It seems a bit dubious that the Goldieblox team are truly “huge fans,” given that they have called the “Girls” song “highly sexist,” and they also apparently had no idea the late Adam Yauch, who died only last year, specifically provided in his will that his music couldn’t be licensed for commercial purposes. I’m sticking with my original prediction that this one will probably settle, sooner rather than later.
Congratulations to client V. Contreras on the release of her music video for "Lush," currently #9 on the ReverbNation pop charts for Seattle. Tickets are near sold out for her May 3rd album preview show at the Triple Door. Described as the "love child of Dusty Springfield and Nancy Sinatra with a splash of The Ronettes," her sound is both nostalgic, yet modern and distinctive. Check it out:
When a good faith user wants to license a copyrighted work but cannot locate the owner, the work is considered to be an “orphan work.” While there are provisions in the Copyright Act that would allow for use of an orphan work under some circumstances (such as §107 (fair use), §108(h) (use by libraries during the last twenty years of the copyright term), and §115(b) (statutory licenses for musical works, discussed in my previous post here), these existing provisions do not address the majority of orphan work situations. The result is that good faith users are unable to legally license millions of copyrighted works. This unfortunate result is antithetical to the purpose of copyright law - which should be to promote the progress of science and the arts.
The orphan works problem is a by-product of a series of changes in the copyright laws that eliminated previous requirements that copyright owners publish, register, renew, and attach copyright notices to their works in order to receive copyright protection. One of the most common misconceptions I frequently hear from clients is that the law requires affirmative actions by the owner (such as registration or affixing copyright notices) in order to protect a copyright – but in fact, the only thing that an owner must do to own a copyright is to create something original, fixed in a tangible medium. There are additional benefits conferred to a copyright owner upon timely registration, such as the potential recovery of statutory damages and attorneys’ fees in an infringement suit. However, registration isn’t required in order for a copyright to be valid.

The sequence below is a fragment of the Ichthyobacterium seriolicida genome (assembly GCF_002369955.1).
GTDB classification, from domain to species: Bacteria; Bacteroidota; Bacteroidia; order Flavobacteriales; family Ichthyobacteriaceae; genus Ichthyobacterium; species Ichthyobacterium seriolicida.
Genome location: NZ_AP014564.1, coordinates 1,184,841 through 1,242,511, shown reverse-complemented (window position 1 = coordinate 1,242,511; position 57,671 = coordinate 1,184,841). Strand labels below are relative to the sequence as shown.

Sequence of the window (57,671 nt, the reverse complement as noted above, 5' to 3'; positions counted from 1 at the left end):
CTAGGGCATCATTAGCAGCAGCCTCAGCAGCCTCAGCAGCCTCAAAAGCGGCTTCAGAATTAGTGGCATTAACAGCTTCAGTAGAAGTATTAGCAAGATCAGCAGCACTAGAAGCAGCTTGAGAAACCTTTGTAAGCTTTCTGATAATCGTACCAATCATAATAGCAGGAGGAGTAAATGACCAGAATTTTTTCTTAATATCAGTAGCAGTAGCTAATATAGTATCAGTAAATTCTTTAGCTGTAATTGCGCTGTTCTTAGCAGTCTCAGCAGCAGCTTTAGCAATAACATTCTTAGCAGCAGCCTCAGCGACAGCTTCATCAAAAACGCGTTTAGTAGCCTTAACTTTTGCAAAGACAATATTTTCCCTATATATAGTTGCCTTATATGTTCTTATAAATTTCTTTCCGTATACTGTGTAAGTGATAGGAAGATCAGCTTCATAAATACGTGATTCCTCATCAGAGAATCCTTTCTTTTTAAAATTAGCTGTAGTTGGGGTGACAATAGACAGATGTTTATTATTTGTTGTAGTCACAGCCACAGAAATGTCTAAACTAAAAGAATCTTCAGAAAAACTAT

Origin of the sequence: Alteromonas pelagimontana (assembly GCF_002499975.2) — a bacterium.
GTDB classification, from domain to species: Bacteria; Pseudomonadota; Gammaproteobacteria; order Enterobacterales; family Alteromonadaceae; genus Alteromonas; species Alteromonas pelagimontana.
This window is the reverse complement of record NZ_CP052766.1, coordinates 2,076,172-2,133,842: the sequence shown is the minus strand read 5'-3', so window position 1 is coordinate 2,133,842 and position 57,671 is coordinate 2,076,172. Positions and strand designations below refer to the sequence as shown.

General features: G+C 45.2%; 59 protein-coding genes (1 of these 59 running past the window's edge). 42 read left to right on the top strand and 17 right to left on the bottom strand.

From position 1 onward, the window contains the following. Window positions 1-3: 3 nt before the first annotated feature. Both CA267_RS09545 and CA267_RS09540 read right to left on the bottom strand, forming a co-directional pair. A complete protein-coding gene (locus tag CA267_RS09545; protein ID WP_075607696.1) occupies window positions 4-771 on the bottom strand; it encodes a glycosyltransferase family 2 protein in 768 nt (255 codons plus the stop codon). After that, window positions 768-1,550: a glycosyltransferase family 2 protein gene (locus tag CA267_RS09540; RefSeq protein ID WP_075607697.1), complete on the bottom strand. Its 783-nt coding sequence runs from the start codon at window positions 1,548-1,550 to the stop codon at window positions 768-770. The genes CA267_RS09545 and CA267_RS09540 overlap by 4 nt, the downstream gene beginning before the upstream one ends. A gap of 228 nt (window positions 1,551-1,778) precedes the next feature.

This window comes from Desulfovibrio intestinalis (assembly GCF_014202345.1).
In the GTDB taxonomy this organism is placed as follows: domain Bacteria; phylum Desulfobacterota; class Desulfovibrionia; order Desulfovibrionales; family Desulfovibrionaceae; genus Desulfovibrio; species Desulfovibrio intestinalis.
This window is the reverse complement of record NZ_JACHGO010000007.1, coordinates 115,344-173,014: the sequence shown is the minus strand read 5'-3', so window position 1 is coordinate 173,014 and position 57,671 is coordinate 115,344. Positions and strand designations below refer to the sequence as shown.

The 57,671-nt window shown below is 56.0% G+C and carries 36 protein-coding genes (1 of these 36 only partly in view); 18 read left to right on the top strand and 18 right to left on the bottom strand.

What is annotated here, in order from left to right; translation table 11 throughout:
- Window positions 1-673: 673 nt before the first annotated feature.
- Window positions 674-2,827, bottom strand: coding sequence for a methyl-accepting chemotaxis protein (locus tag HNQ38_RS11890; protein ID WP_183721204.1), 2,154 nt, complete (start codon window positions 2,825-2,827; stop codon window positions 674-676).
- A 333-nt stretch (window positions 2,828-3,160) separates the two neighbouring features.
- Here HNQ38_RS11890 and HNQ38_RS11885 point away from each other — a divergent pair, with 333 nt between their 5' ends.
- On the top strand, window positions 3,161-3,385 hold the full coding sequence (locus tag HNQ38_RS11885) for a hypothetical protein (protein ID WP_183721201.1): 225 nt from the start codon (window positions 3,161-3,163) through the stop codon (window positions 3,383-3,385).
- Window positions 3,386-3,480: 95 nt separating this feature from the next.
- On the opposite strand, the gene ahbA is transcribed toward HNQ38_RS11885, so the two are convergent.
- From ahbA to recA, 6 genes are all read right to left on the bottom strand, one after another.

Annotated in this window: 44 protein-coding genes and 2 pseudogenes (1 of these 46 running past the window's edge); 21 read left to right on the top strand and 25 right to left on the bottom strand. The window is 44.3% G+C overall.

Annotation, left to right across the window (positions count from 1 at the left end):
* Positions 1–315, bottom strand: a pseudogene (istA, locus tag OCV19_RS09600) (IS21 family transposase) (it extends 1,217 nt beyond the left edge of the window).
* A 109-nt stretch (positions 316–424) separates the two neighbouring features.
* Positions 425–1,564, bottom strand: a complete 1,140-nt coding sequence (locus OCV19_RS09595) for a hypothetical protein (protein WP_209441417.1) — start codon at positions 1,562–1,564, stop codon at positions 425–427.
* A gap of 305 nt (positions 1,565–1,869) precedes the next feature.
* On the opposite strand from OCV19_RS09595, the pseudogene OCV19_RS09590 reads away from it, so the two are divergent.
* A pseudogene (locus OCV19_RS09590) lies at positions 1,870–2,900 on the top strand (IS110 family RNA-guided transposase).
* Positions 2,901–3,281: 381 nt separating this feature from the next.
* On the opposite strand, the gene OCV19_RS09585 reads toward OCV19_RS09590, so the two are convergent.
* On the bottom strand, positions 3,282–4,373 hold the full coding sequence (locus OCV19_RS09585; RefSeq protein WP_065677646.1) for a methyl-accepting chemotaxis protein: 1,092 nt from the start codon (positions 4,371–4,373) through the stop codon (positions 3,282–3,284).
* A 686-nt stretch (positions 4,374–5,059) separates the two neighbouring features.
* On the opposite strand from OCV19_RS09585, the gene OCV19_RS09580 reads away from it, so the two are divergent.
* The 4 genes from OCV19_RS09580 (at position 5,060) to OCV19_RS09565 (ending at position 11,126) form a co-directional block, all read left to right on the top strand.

The problem that arises when copyright owners aren’t required to register copyrights or to attach notice of their claim to ownership is that many copyright owners go missing. According to the Copyright Office, this orphan works problem is especially pervasive for photographs, but it also arises frequently with other types of works, such as books and musical works.
Previous attempts at legislation attempted to strike a balance between the rights of copyright holders and good faith users by allowing use of an orphan work as long as the user made a “reasonably diligent effort” to locate the copyright owner. In the event the owner came forward at a later date, the remedies would be limited to payment of “reasonable compensation” for use of the work. The proposed legislation was ultimately unsuccessful, so Congress at the early proposal stages did not specify what would constitute a “diligent effort” to locate the owner (i.e., what technology and/or search practices should be used); or how “reasonable compensation” would be determined (i.e., whether by mutual agreement, or a license fee determined by a court or by statute).
The Copyright Office is currently accepting comments from interested parties regarding the problem of orphan works, in preparation for a recommendation to Congress for proposed legislation. Comments may be submitted until March 6, 2013.
The above advertisement was originally published in the New York Clipper in 1906.
Can a songwriter prevent other musicians from recording cover versions of the songwriter's original compositions?
The short answer, is no. To begin, it's important to first distinguish between the two separate copyrights in music: 1) the copyright in the underlying composition; and 2) the copyright in the actual sound recording. Although artists can refuse to license the use of their recordings, they cannot prevent others from recording cover versions of the underlying compositions. Under Section 115 of the Copyright Act, the licensing of copyrighted compositions is compulsory, as long as the artist recording the cover pays the original artist a mechanical license fee.
However, if the original songwriter refuses to grant a license, the Copyright Act allows the covering artist to obtain a compulsory mechanical license, provided that the covering artist gives the original songwriter notice of the covering artist's intent to obtain the compulsory license, and pays a mechanical license fee to the original songwriter at the statutory rate.